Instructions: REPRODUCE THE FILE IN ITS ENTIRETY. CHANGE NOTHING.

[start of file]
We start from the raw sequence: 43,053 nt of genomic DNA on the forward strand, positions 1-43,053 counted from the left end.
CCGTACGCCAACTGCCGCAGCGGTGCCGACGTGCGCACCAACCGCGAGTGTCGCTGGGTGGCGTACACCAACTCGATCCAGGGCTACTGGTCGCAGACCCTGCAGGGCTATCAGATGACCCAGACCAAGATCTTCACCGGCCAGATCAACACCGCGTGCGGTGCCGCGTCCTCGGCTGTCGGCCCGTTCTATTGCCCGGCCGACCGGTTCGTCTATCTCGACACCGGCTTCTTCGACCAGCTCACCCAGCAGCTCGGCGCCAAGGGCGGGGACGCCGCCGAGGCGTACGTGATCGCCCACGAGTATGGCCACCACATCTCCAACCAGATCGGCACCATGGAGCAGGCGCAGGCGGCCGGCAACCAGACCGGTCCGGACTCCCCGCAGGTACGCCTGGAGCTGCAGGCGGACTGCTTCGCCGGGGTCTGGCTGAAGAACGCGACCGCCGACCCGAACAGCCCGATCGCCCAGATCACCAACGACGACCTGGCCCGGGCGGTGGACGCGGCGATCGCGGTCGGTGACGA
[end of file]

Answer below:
We start from the raw sequence: 43,053 nt of genomic DNA on the forward strand, positions 1-43,053 counted from the left end.
CCGTACGCCAACTGCCGCAGCGGTGCCGACGTGCGCACCAACCGCGAGTGTCGCTGGGTGGCGTACACCAACTCGATCCAGGGCTACTGGTCGCAGACCCTGCAGGGCTATCAGATGACCCAGACCAAGATCTTCACCGGCCAGATCAACACCGCGTGCGGTGCCGCGTCCTCGGCTGTCGGCCCGTTCTATTGCCCGGCCGACCGGTTCGTCTATCTCGACACCGGCTTCTTCGACCAGCTCACCCAGCAGCTCGGCGCCAAGGGCGGGGACGCCGCCGAGGCGTACGTGATCGCCCACGAGTATGGCCACCACATCTCCAACCAGATCGGCACCATGGAGCAGGCGCAGGCGGCCGGCAACCAGACCGGTCCGGACTCCCCGCAGGTACGCCTGGAGCTGCAGGCGGACTGCTTCGCCGGGGTCTGGCTGAAGAACGCGACCGCCGACCCGAACAGCCCGATCGCCCAGATCACCAACGACGACCTGGCCCGGGCGGTGGACGCGGCGATCGCGGTCGGTGACGA